Revamping garbage-removal system is the need of the hour

Karachi, the largest city in Pakistan, is facing a massive challenge when it comes to garbage collection. The city generates an estimated 12,000 tons of solid waste per day, which is increasing day by day due to population-growth, rapid urbanisation and lack of  waste-management infrastructure.

The garbage collection system in Karachi is severely flawed because over the years, the provincial government of Sindh has neglected this critical need of the metropolis. So, today, big heaps of garbage can be seen in many parts of the city, exposing the incompetence of the provincial and city-governments.

Despite allocating big budgets, the city is deprived of the resources and infrastructure needed to build an efficient and effective waste-management system. The city has inadequate waste collection vehicles, dumpsites, and landfill sites, which result in the accumulation of garbage on the streets and in public spaces.

One of the biggest challenges of garbage collection in Karachi is the informal waste sector, consisting of rag-pickers, who are not officially recognised by the government. These are mostly refugees, who collect most of the ‘sellable’ items from the garbage and sell it to the unregulated recycling industry.

They pick up Metal-pieces, wood, PET bottles, Tetra-packs, glass, etc. that make a significant proportion of the waste generated in the city. But, they do not have any training, or access to protective equipment, so their working conditions are very unsafe, exposing them to hazardous materials. The waste they collect is often not disposed of properly, leading to health and environmental hazards.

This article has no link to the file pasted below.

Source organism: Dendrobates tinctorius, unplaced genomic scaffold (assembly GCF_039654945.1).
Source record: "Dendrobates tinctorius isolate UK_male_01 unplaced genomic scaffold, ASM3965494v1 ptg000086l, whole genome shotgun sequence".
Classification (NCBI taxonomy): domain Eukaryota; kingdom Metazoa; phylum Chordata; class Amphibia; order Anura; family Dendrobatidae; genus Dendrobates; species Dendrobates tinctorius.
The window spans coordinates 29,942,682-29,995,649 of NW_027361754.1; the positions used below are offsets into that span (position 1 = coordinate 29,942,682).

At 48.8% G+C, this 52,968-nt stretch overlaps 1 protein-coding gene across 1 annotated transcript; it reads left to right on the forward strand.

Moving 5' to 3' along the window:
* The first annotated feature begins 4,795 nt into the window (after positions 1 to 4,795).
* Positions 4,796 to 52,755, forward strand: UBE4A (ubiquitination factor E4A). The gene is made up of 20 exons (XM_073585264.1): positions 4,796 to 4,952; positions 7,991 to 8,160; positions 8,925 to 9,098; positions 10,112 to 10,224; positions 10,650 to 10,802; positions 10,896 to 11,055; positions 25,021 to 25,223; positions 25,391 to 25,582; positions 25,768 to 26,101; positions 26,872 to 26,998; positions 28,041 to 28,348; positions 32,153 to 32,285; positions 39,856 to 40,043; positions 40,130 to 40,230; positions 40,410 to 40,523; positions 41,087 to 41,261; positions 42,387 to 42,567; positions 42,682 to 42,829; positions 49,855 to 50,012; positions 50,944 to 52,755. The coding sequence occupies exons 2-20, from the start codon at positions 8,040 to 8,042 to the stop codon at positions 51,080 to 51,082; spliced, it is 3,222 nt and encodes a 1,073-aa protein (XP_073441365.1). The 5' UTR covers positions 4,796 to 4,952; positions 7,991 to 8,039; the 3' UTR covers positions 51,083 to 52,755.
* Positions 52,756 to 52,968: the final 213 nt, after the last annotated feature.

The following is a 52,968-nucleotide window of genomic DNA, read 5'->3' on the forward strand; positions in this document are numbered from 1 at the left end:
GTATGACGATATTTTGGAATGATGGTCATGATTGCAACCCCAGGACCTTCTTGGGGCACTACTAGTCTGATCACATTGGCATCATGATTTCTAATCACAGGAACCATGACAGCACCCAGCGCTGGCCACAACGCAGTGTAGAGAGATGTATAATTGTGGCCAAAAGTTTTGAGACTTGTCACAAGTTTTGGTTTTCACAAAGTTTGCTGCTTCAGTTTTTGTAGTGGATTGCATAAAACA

Lack of public-awareness about the importance of proper waste management is another big issue, because it directly impacts the hygiene and health of the citizens. Most people in Karachi do not segregate their waste, which makes it difficult for the waste management authorities to separate recyclable and non-recyclable waste. Public awareness campaigns should be launched to educate the citizens of Karachi on the subject. So the citizens can segregate their waste and dispose of it properly to ensure a cleaner and healthier environment.

To address these challenges, the government of Karachi needs to invest in waste management infrastructure, including waste collection vehicles, waste sorting compounds, recycling facilities and landfill sites. The government also needs to register the informal waste-collectors and provide them with training and protective equipment to ensure their safety and health.

In conclusion, garbage collection in Karachi is a significant challenge that requires urgent attention from the government and citizens alike. The resourceful corporate sector must also support the government in making Karachi clean, healthy and green for the future generations. Because, investing in the garbage-collection system will also reduce the burden on the health sector.

Kashif Arif


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